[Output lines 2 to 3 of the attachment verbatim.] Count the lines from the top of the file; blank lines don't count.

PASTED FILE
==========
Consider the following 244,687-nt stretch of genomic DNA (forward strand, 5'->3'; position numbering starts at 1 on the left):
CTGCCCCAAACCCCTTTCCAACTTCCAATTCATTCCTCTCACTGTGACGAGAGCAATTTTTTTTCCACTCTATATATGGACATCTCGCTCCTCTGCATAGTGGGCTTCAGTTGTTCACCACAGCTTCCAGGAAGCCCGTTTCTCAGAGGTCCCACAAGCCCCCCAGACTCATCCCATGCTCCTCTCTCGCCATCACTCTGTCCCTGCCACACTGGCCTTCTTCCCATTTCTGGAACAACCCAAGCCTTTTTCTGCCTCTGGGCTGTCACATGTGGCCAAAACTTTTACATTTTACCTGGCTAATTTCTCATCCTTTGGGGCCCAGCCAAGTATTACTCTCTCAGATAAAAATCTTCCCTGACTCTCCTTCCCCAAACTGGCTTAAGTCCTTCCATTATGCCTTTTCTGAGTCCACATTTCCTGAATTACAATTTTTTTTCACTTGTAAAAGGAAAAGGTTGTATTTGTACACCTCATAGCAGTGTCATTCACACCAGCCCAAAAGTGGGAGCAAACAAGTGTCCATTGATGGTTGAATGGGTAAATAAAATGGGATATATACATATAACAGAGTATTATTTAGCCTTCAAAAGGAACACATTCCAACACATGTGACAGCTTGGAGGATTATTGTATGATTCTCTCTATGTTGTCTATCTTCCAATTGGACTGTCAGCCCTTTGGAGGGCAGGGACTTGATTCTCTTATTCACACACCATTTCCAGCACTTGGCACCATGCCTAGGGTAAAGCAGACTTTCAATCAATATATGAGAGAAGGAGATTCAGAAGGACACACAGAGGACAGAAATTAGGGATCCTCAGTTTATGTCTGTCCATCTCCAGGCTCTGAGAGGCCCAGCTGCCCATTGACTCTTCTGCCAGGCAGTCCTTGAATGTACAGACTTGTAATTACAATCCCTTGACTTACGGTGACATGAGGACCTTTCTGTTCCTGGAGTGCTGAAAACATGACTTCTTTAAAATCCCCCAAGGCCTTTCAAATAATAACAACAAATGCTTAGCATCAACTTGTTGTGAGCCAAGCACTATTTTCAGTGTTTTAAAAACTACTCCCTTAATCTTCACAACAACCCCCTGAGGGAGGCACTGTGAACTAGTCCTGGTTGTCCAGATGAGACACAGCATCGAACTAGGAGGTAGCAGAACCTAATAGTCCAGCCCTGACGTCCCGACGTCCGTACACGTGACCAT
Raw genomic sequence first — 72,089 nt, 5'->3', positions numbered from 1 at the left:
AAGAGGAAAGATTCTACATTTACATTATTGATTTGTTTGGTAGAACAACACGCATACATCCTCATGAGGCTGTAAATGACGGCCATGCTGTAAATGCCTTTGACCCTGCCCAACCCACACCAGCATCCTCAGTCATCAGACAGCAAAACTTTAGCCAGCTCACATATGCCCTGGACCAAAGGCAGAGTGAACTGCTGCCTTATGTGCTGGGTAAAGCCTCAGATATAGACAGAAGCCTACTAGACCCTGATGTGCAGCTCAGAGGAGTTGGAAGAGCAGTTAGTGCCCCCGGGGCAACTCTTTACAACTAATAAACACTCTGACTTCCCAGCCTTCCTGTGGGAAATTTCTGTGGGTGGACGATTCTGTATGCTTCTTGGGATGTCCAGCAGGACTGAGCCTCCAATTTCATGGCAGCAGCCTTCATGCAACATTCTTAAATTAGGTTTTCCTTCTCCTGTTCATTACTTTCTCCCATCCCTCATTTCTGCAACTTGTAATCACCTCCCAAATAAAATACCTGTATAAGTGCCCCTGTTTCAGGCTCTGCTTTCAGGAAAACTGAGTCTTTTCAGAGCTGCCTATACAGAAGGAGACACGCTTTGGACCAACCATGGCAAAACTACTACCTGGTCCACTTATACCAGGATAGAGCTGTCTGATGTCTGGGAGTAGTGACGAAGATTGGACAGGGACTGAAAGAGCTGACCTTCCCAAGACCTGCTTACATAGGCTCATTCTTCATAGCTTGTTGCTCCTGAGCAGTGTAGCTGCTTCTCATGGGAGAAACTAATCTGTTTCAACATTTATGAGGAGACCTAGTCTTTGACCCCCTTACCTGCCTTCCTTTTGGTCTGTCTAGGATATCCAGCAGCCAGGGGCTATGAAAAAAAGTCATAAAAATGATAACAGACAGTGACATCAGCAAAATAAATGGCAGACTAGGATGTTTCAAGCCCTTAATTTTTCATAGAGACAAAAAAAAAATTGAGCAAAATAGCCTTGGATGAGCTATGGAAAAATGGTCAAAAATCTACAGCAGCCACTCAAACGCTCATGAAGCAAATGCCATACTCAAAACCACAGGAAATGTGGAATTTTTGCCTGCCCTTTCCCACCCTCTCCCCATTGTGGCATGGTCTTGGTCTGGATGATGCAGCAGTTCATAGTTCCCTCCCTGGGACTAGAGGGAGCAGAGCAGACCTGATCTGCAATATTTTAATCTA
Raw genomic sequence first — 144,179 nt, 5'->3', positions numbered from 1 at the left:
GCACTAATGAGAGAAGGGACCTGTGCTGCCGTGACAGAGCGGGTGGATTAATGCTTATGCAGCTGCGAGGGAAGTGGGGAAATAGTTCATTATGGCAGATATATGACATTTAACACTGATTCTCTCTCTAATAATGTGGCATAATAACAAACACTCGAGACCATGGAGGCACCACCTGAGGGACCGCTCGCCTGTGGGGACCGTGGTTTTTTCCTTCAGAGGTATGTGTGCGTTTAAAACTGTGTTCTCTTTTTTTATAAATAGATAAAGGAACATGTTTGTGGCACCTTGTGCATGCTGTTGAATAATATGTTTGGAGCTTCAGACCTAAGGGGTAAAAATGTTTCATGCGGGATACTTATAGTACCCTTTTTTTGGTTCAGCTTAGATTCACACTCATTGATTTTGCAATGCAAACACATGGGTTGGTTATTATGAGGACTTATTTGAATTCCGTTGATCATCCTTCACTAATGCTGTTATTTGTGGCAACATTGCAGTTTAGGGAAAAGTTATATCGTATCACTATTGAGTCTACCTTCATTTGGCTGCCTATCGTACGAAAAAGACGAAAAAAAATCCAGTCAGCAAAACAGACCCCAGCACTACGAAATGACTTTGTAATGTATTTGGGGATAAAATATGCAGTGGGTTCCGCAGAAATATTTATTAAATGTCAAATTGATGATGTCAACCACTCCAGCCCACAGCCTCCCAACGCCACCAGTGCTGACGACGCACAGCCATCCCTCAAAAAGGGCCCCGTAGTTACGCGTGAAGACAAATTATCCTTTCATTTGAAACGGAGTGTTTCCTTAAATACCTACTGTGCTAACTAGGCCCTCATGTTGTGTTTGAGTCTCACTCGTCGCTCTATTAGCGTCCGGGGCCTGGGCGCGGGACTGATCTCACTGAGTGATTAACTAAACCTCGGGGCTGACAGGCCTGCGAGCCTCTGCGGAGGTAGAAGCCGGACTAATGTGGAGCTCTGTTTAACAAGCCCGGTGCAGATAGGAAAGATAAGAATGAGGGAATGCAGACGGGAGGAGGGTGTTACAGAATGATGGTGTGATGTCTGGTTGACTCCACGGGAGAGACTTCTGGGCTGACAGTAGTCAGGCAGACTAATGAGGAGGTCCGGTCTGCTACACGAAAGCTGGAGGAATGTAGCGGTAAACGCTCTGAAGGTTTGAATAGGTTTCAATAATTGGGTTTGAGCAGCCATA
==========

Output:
CTGCCCCAAACCCCTTTCCAACTTCCAATTCATTCCTCTCACTGTGACGAGAGCAATTTTTTTTCCACTCTATATATGGACATCTCGCTCCTCTGCATAGTGGGCTTCAGTTGTTCACCACAGCTTCCAGGAAGCCCGTTTCTCAGAGGTCCCACAAGCCCCCCAGACTCATCCCATGCTCCTCTCTCGCCATCACTCTGTCCCTGCCACACTGGCCTTCTTCCCATTTCTGGAACAACCCAAGCCTTTTTCTGCCTCTGGGCTGTCACATGTGGCCAAAACTTTTACATTTTACCTGGCTAATTTCTCATCCTTTGGGGCCCAGCCAAGTATTACTCTCTCAGATAAAAATCTTCCCTGACTCTCCTTCCCCAAACTGGCTTAAGTCCTTCCATTATGCCTTTTCTGAGTCCACATTTCCTGAATTACAATTTTTTTTCACTTGTAAAAGGAAAAGGTTGTATTTGTACACCTCATAGCAGTGTCATTCACACCAGCCCAAAAGTGGGAGCAAACAAGTGTCCATTGATGGTTGAATGGGTAAATAAAATGGGATATATACATATAACAGAGTATTATTTAGCCTTCAAAAGGAACACATTCCAACACATGTGACAGCTTGGAGGATTATTGTATGATTCTCTCTATGTTGTCTATCTTCCAATTGGACTGTCAGCCCTTTGGAGGGCAGGGACTTGATTCTCTTATTCACACACCATTTCCAGCACTTGGCACCATGCCTAGGGTAAAGCAGACTTTCAATCAATATATGAGAGAAGGAGATTCAGAAGGACACACAGAGGACAGAAATTAGGGATCCTCAGTTTATGTCTGTCCATCTCCAGGCTCTGAGAGGCCCAGCTGCCCATTGACTCTTCTGCCAGGCAGTCCTTGAATGTACAGACTTGTAATTACAATCCCTTGACTTACGGTGACATGAGGACCTTTCTGTTCCTGGAGTGCTGAAAACATGACTTCTTTAAAATCCCCCAAGGCCTTTCAAATAATAACAACAAATGCTTAGCATCAACTTGTTGTGAGCCAAGCACTATTTTCAGTGTTTTAAAAACTACTCCCTTAATCTTCACAACAACCCCCTGAGGGAGGCACTGTGAACTAGTCCTGGTTGTCCAGATGAGACACAGCATCGAACTAGGAGGTAGCAGAACCTAATAGTCCAGCCCTGACGTCCCGACGTCCGTACACGTGACCAT
Raw genomic sequence first — 72,089 nt, 5'->3', positions numbered from 1 at the left: